by Beth Saadati and Christa Saadati
“To the peers at school who bullied and hated on me (you know very well who you are): FYI, words are painful, in case that never occurred to you. People’s feelings are not something to be played with. Overall, it’s not your fault that I’m gone now, but all of you played a huge role in it.
Being kind, or even vaguely amiable, can literally save a life.”
–Jenna Saadati, from the suicide letter she left behind
For this month’s blog post, let me introduce BITTERSWEET’S first guest writer, Christa Saadati, my middle daughter. She shared a room with Jenna and, despite a four-year age difference, was one of her sister’s closest confidants and friends.
In October, Christa turned fourteen. She’s almost to-the-day the age Jenna was when a peer delivered cruel words at school that altered her perception of who she was. As a result of those spoken lies, a few months later Jenna chose to end her life.
Christa was recently assigned an essay to write for composition class. She chose a topic not on the list. Bullying. I’ll confess . . . when I found out, I cried. Because I know the reason why.
But I’m proud of Christa for facing her loss instead of running away. Although she struggles to forgive the wrong that’s been done, she speaks with objective wisdom—wisdom birthed from a place of pain mixed with fond memories of the older sister and BFF she loved and adored.
Without further ado, here are Christa’s words. They’re worth being heeded and heard.
Tyrannical Bully Reign
by Christa Saadati
A middle-school girl steps off the school bus and dashes for her front door. Once inside, she breaks down and sobs. Through tears, she tells her mom how some peers at school called her stupid and ugly—and some other names she doesn’t want to repeat. Then she blurts out, “Why do they hate me so much?”
Unfortunately, stories of slander, hostility, and exclusion—all forms of bullying—are common. According to Dr. Susan P. Limber, a Clemson University professor and national director of a bully prevention program, nearly one in five students admits to being bullied with some frequency, with 39 percent of girls and 46 percent of boys reporting that the abuse lasted for a year or more.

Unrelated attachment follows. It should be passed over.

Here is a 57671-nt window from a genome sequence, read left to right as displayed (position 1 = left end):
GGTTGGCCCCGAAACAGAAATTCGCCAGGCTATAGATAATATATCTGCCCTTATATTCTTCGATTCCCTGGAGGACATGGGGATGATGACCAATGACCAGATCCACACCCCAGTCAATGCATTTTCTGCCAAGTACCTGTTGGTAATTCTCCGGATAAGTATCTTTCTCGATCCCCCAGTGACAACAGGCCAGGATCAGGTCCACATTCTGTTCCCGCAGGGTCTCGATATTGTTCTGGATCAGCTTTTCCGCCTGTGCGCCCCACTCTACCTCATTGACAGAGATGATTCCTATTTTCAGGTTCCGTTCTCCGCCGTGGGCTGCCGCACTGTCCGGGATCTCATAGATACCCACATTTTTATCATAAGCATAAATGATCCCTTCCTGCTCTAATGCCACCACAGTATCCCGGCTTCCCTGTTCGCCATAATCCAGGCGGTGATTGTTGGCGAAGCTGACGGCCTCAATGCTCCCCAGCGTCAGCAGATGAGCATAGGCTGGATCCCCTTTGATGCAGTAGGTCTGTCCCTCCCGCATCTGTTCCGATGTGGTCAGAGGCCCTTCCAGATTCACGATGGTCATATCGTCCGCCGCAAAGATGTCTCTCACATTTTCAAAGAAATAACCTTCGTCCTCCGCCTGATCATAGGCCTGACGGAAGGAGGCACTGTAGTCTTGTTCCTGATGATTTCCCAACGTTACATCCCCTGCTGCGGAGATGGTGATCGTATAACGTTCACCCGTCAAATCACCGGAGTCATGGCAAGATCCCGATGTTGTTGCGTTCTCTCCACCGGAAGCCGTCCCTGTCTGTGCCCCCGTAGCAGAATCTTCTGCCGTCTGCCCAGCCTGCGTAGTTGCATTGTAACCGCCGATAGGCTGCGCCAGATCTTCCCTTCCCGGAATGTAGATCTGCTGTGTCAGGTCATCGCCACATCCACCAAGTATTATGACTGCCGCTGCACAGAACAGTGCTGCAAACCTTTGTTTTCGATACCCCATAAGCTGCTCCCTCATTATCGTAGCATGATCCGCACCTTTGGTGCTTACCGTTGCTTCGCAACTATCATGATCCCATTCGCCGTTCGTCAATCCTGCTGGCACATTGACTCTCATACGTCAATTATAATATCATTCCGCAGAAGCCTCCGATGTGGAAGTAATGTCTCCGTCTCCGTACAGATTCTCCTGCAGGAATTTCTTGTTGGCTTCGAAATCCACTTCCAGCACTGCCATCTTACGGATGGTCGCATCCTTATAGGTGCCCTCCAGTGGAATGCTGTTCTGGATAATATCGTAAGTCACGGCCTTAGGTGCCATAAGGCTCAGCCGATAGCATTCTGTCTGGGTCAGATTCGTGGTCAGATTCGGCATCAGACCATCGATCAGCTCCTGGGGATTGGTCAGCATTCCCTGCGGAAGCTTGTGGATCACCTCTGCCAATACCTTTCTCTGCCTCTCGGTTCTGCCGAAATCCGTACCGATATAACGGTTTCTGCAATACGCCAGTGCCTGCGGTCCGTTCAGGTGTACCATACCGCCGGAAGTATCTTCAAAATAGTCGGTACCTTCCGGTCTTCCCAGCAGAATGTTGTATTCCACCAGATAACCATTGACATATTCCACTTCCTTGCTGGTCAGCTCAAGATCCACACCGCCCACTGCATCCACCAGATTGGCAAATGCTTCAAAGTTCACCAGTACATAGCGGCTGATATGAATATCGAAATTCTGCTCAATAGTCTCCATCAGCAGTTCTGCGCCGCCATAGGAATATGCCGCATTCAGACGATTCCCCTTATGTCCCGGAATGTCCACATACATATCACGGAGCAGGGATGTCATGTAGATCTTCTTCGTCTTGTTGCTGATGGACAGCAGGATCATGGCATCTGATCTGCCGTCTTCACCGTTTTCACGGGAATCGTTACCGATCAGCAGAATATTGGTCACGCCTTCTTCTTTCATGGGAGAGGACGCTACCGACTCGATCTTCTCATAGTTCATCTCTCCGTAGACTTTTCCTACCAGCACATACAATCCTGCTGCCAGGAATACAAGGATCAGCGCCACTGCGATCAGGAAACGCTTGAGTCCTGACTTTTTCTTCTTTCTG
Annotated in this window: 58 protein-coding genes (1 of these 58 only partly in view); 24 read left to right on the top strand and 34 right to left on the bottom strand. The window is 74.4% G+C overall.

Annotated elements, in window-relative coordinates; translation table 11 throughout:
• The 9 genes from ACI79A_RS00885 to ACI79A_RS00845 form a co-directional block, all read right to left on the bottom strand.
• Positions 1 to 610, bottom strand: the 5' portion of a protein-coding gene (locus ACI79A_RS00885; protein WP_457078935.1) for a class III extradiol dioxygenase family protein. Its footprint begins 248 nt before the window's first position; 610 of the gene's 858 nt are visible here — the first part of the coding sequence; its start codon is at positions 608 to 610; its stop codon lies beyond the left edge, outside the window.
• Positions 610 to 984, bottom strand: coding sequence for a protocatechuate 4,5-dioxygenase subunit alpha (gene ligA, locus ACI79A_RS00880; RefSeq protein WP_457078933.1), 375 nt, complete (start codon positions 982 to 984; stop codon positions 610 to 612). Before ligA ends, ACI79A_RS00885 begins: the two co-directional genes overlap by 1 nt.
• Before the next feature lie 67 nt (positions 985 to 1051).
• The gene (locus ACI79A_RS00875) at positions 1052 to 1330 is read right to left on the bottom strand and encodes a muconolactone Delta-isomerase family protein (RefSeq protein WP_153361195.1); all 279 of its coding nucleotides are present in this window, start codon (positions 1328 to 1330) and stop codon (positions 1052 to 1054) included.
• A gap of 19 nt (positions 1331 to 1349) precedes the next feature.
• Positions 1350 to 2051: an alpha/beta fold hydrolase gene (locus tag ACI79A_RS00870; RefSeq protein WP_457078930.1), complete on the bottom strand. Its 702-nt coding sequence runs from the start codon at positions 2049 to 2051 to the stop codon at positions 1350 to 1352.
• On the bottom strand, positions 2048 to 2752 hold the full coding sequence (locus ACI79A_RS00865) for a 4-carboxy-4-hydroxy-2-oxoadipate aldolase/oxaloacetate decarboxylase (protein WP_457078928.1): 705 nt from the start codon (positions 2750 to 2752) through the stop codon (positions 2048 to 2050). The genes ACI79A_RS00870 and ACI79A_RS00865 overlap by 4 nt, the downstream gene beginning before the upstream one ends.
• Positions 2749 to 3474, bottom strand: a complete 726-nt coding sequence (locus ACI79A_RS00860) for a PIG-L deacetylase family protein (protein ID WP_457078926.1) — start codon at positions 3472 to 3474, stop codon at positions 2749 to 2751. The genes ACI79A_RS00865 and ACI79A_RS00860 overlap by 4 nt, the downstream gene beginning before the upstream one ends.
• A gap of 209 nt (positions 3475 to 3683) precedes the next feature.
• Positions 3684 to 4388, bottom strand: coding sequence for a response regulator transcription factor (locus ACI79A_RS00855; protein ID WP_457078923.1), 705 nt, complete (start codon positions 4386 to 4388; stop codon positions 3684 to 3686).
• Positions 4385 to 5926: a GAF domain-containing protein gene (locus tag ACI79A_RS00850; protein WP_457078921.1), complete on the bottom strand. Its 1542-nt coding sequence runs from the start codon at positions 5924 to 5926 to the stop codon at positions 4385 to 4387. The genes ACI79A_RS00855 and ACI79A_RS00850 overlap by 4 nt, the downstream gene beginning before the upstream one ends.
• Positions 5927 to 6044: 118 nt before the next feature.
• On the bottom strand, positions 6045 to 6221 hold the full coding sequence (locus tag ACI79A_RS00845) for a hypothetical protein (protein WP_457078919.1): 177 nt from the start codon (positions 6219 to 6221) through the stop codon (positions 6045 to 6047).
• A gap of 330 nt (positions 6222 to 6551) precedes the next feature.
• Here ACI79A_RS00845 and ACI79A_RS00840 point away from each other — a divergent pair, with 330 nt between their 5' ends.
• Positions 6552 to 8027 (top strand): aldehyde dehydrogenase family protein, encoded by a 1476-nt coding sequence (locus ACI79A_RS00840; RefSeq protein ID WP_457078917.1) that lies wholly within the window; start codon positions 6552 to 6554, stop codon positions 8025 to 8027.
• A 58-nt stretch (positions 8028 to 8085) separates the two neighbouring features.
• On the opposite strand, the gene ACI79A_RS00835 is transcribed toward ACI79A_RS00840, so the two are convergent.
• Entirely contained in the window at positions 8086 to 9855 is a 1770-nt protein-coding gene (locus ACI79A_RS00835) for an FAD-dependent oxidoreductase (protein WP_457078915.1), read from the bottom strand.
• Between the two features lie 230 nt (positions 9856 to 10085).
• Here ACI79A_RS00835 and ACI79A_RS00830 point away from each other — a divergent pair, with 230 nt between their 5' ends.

Bullying is not simply a normal part of growing up. That’s a myth. So why do some kids choose to do this?
Oftentimes the reason for bullying is not clear. Some bullies have experienced some kind of pain or neglect. Many have been bullied themselves. Thinking that hurting a peer will make them feel better, they take their anger out on other students to gain a false sense of control over their own lives.
Sometimes they struggle with low self-esteem and desire power. Occasionally bullies even follow a parent’s example, copying what they see done in their homes. Contrary to popular belief, however, these reasons only represent a minority of the oppressors.
Undoubtedly, one reason trumps all others for bullying—the desire to be considered “cool.” According to Jaana Juvonen, a professor of developmental psychology at UCLA who has spent a decade researching bullying, recent surveys taken at middle and high schools show intimidators are most often popular kids who exhibit insanely high levels of self-esteem.
Adolescents understand this. Too often, ruthlessness is required to climb the social ladder of popularity. Kids will scheme, gossip, and connive their way to get to the top. Once a kid achieves a “cool” status, he or she will do almost anything to defend it.
Since students often brand a bully’s targets as “losers,” kids hesitate to speak up for them and risk their own reputations. Thus, both bullies and their victims become locked in a vicious cycle.
Many students endure emotional damage from their encounters with bullying. Indeed, as Dr. Limber states, “Just the threat of bullying can turn a school’s atmosphere toxic.” Even after it stops, victims struggle with self-worth, anxiety, and depression.
Because they (erroneously) blame themselves and feel ashamed, many victims are afraid to speak up. Sometimes, even if they do tell an authority at the school, an administrator may not be able to do much. If not treated properly, bullying can lead to problems that include cutting and eating disorders. In a growing number of cases, it can even lead to suicide.
Bullying must be taken seriously. There’s too much to be lost if it’s not.
So what can be done? Bullying is a tough issue to address. The home, however, is the first place to prevent it, with parents taking time to teach their kids how to rightly relate to classmates—especially to those peers who don’t neatly “fit in a box.”
Ultimately, though, change has to start with students themselves. The situation won’t get better unless kids and teens decide to sacrifice their own popularity in order for bullying to stop.
On a positive note, Juvonen’s studies also show that, despite the devastating effects bullying leaves, one friend can make a huge difference in another’s life. So let’s get our focus off ourselves and, instead, think about someone else.
Only then will the tyranny stop.